In July, DPD delivered a draft proposal to resolve this problem—the first indication of the McGinn administration’s stance on trees. Rather than make the cutting bans more enforceable, DPD proposes to eliminate them; instead it would encourage planting and preservation through “incentives” and “education.” In order to get building permits for single-family lots, owners would have to amass a certain number of “tree credits” for preserving existing trees or planting new ones. But they could cut down a giant Douglas fir and atone by planting four saplings—with no one checking after the first couple years to see if the saplings survived.

Multifamily and commercial developers would have even more flexibility under DPD’s scheme. To get permits, they’re required to amass “Green Factor” points from a menu of options, including mulching, growing food, permeable paving, green roofs and walls, and trees. DPD officials predict that developers will tend to opt for trees because they’re much cheaper than, say, green roofs.

But roofs and walls don’t take up valuable space, as trees do. And tree advocates mistrust any plan that trades established, healthy trees for uncertain future benefits. “The trees existing now are survivors,” says biology teacher Rich Ellison, a cofounder of Save Seattle’s Trees. “They’ve survived the urban environment. To cut them down and replace them with a few saplings and call it a Green Factor is a lie.”

In August, the Urban Forestry Commission rendered a more nuanced critique of DPD’s proposal: It supported the incentive approach “in principle,” but noted that the Green Factor has so far proven ineffective at preserving trees in low-rise multifamily zones. And it urged the city to step forward and protect trees in the 98-plus percent of the city that is not undergoing development at a given time—by (shudder) requiring permits to cut them down.

DPD predicts that a permit system would cost $680,000 a year. Having to get permits would surely raise citizens’ hackles; a man’s yard is his garden, right? The difficulty, DPD planner Dave LaClergue told a packed public meeting at City Hall in late September, lies in reconciling two contradictory principles. “We love trees and want to expand the canopy. And we want to be able to get rid of our own trees that are problems without having to ask permission.”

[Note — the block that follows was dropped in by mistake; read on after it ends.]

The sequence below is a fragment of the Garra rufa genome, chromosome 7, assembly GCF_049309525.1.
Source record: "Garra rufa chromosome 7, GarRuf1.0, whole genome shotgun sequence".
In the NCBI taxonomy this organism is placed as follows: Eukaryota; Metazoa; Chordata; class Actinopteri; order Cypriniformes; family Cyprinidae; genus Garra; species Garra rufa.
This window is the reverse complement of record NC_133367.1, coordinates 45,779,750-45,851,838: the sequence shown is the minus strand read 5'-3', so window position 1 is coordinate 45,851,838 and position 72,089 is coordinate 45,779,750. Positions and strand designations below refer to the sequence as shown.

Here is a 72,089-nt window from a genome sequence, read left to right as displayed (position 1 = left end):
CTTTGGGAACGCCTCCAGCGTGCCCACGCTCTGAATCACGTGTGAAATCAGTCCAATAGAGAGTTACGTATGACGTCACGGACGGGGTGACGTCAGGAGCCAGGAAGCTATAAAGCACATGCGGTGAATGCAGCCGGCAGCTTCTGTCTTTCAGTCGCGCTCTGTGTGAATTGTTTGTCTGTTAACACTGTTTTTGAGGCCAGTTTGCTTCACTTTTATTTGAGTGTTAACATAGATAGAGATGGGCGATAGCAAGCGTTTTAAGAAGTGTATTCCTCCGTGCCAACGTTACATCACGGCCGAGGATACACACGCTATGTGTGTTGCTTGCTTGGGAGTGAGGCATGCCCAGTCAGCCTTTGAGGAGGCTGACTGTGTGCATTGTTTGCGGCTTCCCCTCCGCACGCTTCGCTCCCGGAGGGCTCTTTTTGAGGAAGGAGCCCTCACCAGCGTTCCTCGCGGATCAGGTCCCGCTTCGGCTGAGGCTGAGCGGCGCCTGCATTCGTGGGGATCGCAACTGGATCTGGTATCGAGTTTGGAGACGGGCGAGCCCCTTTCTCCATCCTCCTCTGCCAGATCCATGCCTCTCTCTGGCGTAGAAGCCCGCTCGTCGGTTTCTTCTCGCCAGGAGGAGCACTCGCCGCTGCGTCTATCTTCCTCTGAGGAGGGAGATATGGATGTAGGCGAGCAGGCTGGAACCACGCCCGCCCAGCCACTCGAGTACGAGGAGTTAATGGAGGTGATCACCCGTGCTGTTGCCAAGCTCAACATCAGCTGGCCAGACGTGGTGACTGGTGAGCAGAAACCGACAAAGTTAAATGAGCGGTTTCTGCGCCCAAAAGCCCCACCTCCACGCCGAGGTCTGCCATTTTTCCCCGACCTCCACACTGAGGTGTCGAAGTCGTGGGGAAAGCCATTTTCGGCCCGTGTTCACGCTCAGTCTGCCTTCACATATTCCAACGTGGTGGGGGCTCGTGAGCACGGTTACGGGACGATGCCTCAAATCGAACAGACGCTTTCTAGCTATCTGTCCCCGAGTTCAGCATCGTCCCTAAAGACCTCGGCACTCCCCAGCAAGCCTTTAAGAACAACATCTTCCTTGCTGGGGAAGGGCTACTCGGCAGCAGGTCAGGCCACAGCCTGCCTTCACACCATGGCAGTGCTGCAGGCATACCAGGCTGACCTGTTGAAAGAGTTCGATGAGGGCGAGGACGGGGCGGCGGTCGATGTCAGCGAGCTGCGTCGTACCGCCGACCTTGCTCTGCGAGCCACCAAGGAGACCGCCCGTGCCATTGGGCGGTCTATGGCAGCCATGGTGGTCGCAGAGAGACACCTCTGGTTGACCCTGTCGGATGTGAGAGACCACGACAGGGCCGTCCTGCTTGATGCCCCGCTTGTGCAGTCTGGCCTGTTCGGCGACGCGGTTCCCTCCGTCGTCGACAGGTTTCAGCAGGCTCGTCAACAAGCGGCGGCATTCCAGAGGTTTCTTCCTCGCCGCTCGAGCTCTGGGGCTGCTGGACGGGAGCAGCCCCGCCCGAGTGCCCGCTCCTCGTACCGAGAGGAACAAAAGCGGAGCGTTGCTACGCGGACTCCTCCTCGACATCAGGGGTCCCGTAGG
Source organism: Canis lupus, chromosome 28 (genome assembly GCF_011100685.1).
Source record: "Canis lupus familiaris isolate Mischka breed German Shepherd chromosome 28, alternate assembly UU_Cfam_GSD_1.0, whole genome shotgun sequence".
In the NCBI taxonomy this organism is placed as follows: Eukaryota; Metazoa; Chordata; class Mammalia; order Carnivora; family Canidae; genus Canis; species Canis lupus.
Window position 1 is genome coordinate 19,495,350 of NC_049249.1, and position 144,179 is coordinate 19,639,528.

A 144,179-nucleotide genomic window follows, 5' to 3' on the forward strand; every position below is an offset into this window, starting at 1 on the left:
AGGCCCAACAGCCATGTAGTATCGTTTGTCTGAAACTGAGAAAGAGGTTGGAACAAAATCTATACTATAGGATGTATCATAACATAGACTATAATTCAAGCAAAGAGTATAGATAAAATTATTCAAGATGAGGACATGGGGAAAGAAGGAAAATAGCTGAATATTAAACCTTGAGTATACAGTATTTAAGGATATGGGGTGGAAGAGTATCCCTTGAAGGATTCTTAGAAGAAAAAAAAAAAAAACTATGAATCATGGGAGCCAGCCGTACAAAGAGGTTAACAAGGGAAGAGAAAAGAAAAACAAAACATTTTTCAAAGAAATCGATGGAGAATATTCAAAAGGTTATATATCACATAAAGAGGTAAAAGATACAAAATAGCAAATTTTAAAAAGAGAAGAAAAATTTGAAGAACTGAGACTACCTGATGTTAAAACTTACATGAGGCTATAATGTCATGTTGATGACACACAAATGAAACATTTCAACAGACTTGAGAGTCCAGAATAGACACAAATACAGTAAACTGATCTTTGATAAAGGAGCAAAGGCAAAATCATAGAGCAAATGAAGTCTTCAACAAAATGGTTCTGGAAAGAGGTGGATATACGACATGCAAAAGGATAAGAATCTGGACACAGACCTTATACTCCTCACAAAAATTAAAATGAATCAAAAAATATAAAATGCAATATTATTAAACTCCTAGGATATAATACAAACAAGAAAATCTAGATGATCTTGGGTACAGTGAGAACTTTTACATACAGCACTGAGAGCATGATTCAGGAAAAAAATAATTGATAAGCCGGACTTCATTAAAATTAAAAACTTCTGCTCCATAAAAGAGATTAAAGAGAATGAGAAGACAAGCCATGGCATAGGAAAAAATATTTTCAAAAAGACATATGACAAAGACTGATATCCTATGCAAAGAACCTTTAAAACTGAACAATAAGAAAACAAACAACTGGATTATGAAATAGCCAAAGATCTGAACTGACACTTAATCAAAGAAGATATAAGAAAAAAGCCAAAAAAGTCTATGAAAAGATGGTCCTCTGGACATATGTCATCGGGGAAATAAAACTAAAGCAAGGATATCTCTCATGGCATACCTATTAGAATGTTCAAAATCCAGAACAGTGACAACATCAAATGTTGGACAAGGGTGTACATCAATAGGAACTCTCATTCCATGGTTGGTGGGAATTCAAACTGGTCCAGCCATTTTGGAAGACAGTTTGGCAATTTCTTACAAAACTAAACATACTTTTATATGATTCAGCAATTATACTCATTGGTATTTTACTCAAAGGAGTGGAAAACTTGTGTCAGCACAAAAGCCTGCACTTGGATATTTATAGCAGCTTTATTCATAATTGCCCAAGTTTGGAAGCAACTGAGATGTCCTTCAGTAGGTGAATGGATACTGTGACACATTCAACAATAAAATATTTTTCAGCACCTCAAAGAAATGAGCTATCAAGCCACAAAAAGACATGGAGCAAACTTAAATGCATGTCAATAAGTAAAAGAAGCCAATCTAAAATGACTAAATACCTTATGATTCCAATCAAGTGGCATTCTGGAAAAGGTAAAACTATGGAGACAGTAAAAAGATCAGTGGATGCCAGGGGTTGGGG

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The problem also lies in the confrontation between two hallowed civic goals, expanding the urban forest and boosting residential density. Mayor McGinn’s dedication to density (like Greg Nickels’s) is well known. The tree huggers doubt his commitment to the forest. “The mayor’s into densification,” sneers Ellison. “He’s really just another developer.”

Tree politics makes strange adversaries; the most ardent advocates of a leafy green Seattle mistrust Seattle’s bicycle-riding, highway-blocking mayor. But McGinn will get a chance to show his green colors next year, when DPD delivers a revised version of its proposal. (It’s taking public comments until October 31.) The plan then goes to the city council—which plans to take it up next summer.

“Our intention is to take the time to get it right,” says Rob Gala, a former Conlin aide working on the issue. Big technical challenges remain, he notes—in particular, how to measure trees and the “infrastructure services” they provide. Canopy is a crude two-dimensional approximation; a tall evergreen has more volume and provides much more shade and other benefits year-round than a wide-spreading ornamental maple covering just as much ground.

Various community groups have offered to help measure trees from the ground, says Gala. “The Urban Forestry Commission will do a lot of the heavy lifting to decide that.” He insists that density and forestry are compatible: “It’s possible to build around exceptional trees. But it costs more.” And higher costs complicate what’s already a “difficult political landscape.” Or treescape.

“We’ve got some time to work these things out, but they’re pretty huge. Monster.” Just like the trees that once grew in Seattle.